Keywords: Advanced, basic, laparoscopy, laparotomy , Nigeria, practice


How to cite this article:
Balogun O S, Osinowo A O, Olajide T O, Lawal A O, Adesanya A A, Atoyebi O A, Bode C O. Development and practice of laparoscopic surgery in a Nigerian tertiary hospital. Niger J Clin Pract 2020;23:1368-74

How to cite this URL:
Balogun O S, Osinowo A O, Olajide T O, Lawal A O, Adesanya A A, Atoyebi O A, Bode C O. Development and practice of laparoscopic surgery in a Nigerian tertiary hospital. Niger J Clin Pract [serial online] 2020 [cited 2022 Dec 10];23:1368-74. Available from: https://www.njcponline.com/text.asp?2020/23/10/1368/297915




   Introduction Top


Over the past few decades, laparoscopic surgery has gained very fast momentum. Indications for laparoscopy are rapidly evolving with diagnostic and therapeutic applications in wide varieties of surgical conditions.[1],[2],[3] A great leap in the use of laparoscopy has occurred since Eric Muhe reported the first case of laparoscopic cholecystectomy.[4] The drive to fast adoption of laparoscopy by surgeons stemmed from its well documented benefits to the patients. These include: Reduced postoperative pain, early recovery, early ambulation, and better.[5] On an economic scale, early discharge from the hospital reduces the loss of man-hour, which translates to huge economic gain to the patients.[6]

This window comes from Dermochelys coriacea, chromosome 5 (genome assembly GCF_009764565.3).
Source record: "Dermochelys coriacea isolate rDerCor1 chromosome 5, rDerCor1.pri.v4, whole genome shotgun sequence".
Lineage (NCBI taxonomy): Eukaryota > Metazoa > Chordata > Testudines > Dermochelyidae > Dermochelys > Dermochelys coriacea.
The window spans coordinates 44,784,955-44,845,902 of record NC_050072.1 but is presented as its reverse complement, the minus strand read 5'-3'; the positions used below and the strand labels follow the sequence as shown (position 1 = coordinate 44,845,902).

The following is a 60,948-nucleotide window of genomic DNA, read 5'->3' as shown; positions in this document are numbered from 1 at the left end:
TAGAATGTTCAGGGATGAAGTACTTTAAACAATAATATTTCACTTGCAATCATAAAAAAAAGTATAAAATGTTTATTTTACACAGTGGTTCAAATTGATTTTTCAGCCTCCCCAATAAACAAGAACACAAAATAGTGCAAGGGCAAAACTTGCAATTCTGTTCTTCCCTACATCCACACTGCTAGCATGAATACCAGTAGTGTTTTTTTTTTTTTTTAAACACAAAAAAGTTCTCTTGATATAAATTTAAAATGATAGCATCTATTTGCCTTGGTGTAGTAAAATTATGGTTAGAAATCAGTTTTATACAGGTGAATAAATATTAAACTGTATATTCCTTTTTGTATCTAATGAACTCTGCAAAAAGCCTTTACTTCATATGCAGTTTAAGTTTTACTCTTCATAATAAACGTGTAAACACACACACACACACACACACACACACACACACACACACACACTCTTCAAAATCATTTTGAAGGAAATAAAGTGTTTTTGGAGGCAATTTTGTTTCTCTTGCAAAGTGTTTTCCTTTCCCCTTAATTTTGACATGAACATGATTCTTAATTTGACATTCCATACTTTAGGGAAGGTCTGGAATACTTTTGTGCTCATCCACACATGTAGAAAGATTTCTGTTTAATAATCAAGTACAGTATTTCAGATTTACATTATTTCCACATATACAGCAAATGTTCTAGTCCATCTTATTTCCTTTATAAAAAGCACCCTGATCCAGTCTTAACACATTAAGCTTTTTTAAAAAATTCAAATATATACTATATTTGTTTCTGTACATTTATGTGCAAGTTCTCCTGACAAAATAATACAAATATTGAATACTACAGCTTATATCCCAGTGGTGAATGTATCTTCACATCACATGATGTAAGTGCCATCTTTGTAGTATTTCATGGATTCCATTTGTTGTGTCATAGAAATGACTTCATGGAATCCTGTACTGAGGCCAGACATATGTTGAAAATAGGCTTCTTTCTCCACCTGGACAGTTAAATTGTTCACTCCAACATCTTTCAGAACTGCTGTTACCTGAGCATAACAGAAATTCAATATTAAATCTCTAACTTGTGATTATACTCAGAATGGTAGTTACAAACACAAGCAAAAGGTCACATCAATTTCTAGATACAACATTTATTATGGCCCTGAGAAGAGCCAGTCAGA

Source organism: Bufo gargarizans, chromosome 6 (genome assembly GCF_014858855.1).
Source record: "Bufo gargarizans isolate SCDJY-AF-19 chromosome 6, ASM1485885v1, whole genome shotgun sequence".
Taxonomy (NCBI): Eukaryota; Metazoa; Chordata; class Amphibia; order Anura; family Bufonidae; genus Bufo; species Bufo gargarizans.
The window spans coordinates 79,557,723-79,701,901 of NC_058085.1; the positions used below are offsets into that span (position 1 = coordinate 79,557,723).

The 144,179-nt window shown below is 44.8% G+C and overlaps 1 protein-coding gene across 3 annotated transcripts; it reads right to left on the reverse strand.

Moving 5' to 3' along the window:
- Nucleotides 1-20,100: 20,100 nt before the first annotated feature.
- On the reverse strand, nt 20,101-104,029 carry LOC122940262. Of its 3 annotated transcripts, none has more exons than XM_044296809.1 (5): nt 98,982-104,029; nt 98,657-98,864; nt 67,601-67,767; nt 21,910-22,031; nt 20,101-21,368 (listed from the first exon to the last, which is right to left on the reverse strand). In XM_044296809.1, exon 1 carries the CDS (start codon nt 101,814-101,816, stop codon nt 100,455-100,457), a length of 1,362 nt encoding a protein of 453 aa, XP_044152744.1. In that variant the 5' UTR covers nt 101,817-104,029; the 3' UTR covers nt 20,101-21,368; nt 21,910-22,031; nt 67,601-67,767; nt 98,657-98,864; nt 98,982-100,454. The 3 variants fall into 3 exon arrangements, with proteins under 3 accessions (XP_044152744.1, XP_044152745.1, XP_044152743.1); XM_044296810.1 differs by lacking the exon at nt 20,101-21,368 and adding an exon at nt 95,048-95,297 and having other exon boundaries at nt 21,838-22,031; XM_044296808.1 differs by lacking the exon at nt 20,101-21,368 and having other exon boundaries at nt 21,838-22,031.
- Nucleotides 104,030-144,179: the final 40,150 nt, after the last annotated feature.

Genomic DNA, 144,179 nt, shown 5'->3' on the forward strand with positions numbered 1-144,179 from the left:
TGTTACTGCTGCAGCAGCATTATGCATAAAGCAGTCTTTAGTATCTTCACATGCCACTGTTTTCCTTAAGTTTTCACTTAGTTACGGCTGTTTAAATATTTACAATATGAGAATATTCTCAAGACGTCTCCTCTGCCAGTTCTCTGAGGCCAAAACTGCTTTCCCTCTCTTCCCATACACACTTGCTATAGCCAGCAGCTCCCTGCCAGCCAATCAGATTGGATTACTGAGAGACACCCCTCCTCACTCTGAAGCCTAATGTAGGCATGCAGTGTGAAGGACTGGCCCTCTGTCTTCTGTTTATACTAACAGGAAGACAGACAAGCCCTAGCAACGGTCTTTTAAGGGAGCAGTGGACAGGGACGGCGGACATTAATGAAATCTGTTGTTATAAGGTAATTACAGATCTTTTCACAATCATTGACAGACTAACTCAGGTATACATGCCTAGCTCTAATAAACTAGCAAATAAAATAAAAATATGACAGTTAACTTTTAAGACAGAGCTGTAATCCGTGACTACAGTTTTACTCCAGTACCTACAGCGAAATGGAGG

In developed countries, laparoscopy is a well-established procedure across most surgical specialities, but in many low and middle-income countries (LMIC), laparoscopic services are not widely available. Poor healthcare financing, infrastructural deficits, lack of training opportunities, hierarchical nature of local surgical culture, and reluctance for a change are some of the factors hindering the practice of laparoscopic surgery in many LMIC.[7],[8]

In recent times, sporadic reports emanating from some government-owned establishments in the country have affirmed the feasibility of sustainable laparoscopic surgical practice in a developing country like Nigeria.[9],[10] Local adaptations to the equipment set-up and laparoscopic instrumentation in some centers practicing laparoscopy in the country have helped to reduce operative cost and have also encouraged the practice in Nigeria.[9],[10]